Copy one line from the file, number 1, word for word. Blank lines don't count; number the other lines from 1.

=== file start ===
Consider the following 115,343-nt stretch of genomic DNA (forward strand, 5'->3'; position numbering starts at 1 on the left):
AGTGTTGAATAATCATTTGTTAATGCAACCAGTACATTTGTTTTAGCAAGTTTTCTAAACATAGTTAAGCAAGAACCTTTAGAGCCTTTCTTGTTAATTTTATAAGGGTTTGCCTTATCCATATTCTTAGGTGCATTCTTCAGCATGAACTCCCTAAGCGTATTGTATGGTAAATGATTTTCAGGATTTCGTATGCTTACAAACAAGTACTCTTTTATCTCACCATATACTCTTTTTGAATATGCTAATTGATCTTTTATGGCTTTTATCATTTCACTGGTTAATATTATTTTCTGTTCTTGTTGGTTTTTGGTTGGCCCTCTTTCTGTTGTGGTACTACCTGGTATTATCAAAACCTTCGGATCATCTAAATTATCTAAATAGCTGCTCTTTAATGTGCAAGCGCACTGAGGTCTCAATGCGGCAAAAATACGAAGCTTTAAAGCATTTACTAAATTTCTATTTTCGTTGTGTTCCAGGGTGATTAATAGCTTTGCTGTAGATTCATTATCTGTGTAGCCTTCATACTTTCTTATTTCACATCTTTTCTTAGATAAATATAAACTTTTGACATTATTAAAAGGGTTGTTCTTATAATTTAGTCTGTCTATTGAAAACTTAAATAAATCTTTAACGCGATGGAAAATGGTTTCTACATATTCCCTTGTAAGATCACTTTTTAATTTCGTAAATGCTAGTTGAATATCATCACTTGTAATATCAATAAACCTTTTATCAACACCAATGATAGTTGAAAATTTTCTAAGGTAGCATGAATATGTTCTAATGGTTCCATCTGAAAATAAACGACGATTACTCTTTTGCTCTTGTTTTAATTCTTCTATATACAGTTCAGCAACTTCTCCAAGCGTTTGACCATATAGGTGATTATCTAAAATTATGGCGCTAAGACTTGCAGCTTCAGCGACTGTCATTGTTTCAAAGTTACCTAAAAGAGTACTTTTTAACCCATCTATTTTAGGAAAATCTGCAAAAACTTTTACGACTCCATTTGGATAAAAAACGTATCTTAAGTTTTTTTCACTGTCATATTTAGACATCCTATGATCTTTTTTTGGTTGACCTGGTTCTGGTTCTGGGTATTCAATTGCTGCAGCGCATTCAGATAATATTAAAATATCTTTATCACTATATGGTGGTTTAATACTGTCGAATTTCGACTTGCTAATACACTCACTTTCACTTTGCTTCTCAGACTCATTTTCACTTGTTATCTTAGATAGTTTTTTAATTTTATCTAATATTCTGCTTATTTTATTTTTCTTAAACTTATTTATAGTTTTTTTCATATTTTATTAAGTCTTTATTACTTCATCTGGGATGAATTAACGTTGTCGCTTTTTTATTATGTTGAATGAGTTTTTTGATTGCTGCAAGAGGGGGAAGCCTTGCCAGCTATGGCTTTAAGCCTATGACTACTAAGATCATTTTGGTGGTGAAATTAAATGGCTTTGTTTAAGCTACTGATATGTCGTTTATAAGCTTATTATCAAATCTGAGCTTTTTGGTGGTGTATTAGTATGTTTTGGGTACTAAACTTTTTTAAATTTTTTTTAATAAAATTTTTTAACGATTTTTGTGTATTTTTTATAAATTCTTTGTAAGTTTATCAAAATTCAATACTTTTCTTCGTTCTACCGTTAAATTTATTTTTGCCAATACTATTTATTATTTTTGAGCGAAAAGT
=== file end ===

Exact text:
Consider the following 115,343-nt stretch of genomic DNA (forward strand, 5'->3'; position numbering starts at 1 on the left):